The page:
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Brill has terminated its relationship with the Beijing-based Higher Education Press to distribute four China-focused journals after scholars reported an entire article was removed from one of the journals by Chinese censors. Scholars had argued that the partnership between Brill, a Dutch publisher, and the Beijing-based HEP was problematic because they were led in part by the association with Brill to believe the journal Frontiers of Literary Studies in China (FLSC) would be published according to standards of academic freedom when in practice it was subject to Chinese state censorship.

Jacob Edmond, an associate professor of English at New Zealand’s University of Otago and the guest editor of a special issue of the FLSC journal that was censored, said he welcomed Brill’s decision, which goes in effect in 2020, as “a small win in what is an ongoing battle against censorship creep.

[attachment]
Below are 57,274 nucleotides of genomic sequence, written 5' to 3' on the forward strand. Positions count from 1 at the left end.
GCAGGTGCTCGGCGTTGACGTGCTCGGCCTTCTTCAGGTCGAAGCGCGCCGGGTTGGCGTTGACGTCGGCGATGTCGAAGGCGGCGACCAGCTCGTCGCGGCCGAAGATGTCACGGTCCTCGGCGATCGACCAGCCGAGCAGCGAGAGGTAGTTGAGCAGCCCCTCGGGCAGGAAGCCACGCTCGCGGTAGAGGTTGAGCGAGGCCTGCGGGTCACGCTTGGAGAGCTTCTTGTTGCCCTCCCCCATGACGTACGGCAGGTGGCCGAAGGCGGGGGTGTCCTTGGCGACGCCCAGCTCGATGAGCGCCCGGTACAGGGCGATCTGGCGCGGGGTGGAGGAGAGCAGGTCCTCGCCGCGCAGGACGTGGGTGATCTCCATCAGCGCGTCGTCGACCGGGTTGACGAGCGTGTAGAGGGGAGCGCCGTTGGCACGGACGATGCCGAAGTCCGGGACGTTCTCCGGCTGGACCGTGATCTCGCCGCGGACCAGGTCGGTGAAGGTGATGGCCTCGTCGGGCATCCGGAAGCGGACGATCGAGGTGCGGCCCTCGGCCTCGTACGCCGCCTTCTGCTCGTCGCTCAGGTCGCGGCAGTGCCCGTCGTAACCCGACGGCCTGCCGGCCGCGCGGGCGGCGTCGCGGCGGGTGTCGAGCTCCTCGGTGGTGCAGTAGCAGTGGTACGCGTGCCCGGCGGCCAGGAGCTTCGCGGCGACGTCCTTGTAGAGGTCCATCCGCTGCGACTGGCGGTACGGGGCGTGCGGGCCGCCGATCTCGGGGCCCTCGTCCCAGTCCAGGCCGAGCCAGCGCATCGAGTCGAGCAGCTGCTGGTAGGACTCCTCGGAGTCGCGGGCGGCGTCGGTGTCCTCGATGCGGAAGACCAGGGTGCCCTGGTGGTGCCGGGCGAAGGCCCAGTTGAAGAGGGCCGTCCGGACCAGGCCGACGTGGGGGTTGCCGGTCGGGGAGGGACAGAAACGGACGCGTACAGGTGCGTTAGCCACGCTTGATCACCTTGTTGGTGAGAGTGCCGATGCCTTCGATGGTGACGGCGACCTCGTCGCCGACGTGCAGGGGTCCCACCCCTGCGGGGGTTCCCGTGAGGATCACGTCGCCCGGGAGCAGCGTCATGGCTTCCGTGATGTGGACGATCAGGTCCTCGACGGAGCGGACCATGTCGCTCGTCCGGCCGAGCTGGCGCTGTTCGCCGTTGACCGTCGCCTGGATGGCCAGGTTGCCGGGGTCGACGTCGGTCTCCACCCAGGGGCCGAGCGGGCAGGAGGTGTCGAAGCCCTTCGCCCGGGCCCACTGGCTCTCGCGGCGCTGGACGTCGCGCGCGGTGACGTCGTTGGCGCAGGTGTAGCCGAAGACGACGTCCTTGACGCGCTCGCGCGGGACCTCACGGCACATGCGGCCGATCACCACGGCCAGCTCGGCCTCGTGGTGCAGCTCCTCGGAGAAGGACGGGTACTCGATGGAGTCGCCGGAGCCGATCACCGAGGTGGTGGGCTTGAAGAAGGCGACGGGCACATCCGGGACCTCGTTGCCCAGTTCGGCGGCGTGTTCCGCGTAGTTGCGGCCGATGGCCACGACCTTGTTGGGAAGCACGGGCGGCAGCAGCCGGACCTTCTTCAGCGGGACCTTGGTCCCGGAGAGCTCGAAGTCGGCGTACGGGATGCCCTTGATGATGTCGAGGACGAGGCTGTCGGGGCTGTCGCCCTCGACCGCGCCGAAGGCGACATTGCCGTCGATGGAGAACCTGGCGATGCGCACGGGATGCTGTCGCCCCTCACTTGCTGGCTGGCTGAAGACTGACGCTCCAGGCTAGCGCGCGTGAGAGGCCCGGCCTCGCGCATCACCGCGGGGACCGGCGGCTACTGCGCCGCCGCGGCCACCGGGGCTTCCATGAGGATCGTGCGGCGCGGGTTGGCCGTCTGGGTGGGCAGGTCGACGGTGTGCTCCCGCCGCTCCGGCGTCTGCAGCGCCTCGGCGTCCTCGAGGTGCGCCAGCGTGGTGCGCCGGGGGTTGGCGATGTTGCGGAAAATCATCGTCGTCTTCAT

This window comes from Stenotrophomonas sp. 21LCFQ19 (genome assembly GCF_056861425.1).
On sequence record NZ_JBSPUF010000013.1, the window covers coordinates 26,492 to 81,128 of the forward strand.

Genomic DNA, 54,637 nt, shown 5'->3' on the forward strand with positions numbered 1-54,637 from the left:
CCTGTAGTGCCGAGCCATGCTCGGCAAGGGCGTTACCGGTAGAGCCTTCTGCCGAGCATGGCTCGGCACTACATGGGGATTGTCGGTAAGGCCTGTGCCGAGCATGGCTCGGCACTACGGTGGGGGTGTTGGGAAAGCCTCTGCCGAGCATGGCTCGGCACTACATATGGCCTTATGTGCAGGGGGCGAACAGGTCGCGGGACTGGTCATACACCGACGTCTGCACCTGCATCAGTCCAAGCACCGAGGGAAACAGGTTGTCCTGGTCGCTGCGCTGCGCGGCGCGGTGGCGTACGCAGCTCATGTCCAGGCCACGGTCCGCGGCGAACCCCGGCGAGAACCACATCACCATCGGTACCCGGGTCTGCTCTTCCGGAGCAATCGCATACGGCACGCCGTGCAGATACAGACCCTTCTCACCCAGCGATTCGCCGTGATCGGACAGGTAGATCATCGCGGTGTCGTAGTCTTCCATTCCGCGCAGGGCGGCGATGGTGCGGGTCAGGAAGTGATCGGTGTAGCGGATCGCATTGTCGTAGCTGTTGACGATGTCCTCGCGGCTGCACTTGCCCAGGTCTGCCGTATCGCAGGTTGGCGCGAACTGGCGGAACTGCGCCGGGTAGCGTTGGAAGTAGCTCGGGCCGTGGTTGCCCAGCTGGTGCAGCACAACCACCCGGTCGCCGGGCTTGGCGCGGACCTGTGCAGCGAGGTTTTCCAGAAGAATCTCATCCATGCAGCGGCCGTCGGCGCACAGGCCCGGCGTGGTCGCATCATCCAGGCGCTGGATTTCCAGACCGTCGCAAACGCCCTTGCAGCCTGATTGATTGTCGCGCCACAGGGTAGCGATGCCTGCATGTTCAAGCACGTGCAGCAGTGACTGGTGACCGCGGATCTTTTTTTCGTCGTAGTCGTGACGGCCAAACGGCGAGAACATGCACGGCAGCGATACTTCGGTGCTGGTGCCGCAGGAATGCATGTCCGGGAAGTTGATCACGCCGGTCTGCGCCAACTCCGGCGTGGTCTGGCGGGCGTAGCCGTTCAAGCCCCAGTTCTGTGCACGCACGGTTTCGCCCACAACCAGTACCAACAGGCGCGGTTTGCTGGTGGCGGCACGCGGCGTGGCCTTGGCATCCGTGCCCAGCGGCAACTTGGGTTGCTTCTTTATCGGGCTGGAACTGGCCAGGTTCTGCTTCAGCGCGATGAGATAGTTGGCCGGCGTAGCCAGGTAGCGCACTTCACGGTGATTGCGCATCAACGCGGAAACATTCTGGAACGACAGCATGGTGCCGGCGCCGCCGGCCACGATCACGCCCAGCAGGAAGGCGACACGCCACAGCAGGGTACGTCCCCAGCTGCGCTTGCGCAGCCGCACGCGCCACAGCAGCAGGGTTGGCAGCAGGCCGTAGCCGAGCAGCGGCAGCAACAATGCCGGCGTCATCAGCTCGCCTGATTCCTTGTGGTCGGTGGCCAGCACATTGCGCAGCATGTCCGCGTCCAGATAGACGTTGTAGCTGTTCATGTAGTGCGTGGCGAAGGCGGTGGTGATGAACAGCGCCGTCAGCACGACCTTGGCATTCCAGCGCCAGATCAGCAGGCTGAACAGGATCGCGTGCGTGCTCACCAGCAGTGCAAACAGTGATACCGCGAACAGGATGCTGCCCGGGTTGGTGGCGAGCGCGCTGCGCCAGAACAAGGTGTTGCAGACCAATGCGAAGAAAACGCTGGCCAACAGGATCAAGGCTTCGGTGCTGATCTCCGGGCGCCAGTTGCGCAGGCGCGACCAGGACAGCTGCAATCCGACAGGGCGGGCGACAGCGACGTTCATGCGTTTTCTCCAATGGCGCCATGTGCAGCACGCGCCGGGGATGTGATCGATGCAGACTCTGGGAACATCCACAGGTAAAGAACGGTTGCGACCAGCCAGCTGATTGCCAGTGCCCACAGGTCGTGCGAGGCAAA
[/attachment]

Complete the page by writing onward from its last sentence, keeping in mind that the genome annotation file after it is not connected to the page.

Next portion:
“However, I do not see this win as any particular cause for celebration,” Edmond added. “I feel saddened that we should have had to speak out publicly before Brill chose to take this step. I also feel sad for those who have in good faith submitted work to, done peer reviews for or otherwise supported FLSC and these other journals. While some work has been censored, other good work has no doubt been published. I feel sad that this work done in good faith should have been tarnished by what was -- whatever the original intention -- in effect a duplicitous and unethical representation of these journals as operating in accordance with the standards of academic freedom that we expect from a publisher like Brill. Brill has now recognized its mistake. I hope that the editors of these journals will now do the same.”

The editor in chief of FLSC, Xudong Zhang, a professor of comparative literature and East Asian studies at New York University, did not respond to a request for comment.